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Affairs in Norfolk.

We append some intelligence from a late number of the Union, a paper published by the Yankees in Norfolk:

The oath of allegiance.

We give below very important information for the people of this section of Virginia. The important question in regard to the oath of allegiance has justly excited considerable interest in this community, and is being very generally discussed.--There can be no denying the authority of Gov. Pierpoint in this matter, and, we are glad that he has so promptly met the difficulty by designating who are to be required to take the oath; it clears the way and leaves no occasion for debate upon the subject. Those officials who pretend that they owe allegiance to Jeff. Davis's bogus Government can now be easily and very properly got rid of. We call particular attention to the following:

"On or before Friday next (20th inst.) every State, county, city, and town officer within the jurisdiction of Governor Pierpoint, of Virginia, and all officers of the militia, and officers and privates of volunteer companies of the State not mustered into the service of the United States, will be required to take the following oath:

‘"I solemnly swear (or affirm) that I will support the Constitution of the United States, and the laws made in pursuance thereof, as the supreme law of the land, anything in the Constitution and laws of Virginia, or in the ordinances of the Convention which assembled at Richmond on the 13th of February, 1861, to the contrary notwithstanding; and that I will uphold and defend the Government of Virginia as vindicated and restored by the Convention which assembled at Wheeling on the 11th day of June, 1861."’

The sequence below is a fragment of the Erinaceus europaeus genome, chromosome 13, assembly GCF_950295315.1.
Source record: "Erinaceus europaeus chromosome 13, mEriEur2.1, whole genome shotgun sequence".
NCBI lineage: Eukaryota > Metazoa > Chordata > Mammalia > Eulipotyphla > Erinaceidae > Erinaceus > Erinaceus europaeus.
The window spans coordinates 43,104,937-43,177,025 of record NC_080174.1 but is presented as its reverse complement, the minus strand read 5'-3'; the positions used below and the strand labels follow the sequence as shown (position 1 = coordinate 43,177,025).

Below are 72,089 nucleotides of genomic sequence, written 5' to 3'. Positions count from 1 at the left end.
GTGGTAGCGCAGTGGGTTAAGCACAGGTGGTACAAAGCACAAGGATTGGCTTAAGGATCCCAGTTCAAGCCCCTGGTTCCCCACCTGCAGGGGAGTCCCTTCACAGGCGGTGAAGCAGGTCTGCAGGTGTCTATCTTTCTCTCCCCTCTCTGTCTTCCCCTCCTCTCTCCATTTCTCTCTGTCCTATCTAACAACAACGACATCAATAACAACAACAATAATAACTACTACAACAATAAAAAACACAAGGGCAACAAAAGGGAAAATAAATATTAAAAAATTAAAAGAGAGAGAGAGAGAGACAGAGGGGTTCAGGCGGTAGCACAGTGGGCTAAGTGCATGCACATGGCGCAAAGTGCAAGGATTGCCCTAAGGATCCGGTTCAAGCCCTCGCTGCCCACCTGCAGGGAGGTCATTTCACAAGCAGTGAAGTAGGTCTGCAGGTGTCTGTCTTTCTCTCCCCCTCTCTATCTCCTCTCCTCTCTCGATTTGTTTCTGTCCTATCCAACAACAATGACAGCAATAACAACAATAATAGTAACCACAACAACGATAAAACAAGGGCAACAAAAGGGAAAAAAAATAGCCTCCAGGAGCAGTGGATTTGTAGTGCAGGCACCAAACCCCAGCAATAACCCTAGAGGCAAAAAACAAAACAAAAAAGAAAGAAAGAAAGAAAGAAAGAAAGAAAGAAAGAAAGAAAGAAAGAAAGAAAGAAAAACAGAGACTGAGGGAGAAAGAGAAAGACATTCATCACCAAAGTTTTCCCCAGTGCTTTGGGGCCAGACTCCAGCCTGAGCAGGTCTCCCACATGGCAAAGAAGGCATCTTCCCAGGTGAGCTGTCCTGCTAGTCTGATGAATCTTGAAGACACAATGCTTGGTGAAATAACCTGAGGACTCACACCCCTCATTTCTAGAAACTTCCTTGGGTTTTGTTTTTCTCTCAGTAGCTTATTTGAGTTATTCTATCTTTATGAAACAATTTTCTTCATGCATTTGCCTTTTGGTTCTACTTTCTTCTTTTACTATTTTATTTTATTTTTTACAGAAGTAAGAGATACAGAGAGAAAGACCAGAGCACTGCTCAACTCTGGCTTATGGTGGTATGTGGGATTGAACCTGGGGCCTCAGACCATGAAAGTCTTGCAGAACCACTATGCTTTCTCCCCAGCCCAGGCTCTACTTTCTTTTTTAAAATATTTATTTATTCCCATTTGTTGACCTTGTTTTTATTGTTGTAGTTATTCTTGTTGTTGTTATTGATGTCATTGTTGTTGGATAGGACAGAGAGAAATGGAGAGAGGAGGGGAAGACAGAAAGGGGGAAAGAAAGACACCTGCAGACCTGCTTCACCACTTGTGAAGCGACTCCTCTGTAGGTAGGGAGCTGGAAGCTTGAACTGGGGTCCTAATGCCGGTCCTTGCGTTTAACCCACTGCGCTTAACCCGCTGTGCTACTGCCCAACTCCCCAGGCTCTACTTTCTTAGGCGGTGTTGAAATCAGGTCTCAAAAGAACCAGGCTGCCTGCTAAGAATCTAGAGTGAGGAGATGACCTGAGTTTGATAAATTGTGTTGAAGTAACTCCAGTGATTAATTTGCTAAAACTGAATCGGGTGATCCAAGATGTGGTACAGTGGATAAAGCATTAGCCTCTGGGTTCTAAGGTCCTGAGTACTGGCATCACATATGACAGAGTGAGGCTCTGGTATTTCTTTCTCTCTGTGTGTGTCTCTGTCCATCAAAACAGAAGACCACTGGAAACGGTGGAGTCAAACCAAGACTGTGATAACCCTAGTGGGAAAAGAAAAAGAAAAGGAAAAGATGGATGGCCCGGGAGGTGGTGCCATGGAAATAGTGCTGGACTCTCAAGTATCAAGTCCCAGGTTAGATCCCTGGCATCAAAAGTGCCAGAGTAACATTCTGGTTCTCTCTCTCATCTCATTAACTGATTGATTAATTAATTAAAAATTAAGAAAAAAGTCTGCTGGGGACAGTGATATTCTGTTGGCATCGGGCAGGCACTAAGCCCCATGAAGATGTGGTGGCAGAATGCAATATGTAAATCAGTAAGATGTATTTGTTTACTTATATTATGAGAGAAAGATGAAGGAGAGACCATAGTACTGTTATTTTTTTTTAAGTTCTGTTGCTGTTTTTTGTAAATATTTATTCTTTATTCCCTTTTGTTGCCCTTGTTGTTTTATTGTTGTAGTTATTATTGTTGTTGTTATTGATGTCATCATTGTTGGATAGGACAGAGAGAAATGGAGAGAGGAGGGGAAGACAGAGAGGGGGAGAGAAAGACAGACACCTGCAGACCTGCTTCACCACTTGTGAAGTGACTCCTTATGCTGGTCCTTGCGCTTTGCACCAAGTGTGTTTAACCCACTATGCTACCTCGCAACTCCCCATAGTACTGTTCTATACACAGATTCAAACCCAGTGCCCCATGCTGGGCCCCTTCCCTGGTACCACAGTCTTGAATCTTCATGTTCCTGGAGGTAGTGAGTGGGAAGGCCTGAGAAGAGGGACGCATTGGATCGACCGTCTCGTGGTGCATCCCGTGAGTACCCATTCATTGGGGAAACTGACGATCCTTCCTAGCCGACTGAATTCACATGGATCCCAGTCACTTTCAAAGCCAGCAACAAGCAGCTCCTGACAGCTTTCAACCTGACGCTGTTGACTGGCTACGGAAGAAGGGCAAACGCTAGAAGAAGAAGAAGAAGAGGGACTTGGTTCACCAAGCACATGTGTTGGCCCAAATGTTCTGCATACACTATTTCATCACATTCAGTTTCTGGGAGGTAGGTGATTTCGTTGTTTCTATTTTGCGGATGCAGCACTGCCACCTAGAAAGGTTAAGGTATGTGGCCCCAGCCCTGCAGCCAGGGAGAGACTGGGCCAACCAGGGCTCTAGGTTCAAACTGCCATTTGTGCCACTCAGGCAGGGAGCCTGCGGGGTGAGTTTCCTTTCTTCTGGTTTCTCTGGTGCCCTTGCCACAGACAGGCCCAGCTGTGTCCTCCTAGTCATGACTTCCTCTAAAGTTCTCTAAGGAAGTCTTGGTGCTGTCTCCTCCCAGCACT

We regret this Department has been the scene of various outrages within the past few days; and it would seem that the public peace is becoming as unstable as it was under the secession rule. We have had street rows, and various municipal disagreeable, calculated to create alarm for the future. We are something at a loss to account for this change in the good order which prevailed for some time after the occupation of the city by the Federal troops. We find secessionism more defiant and presumptuous and Unionism growing dejected and uneasy. We cannot see why this should be so, and sincerely trust that some prompt and efficient measures will be taken to avert calamities which seem to be hanging over us. The community is growing into an unwholesome excitement, and it will require the greatest delicacy and firmness to allay it. Every means should be resorted to to restore confidence, which seems to be fast waning.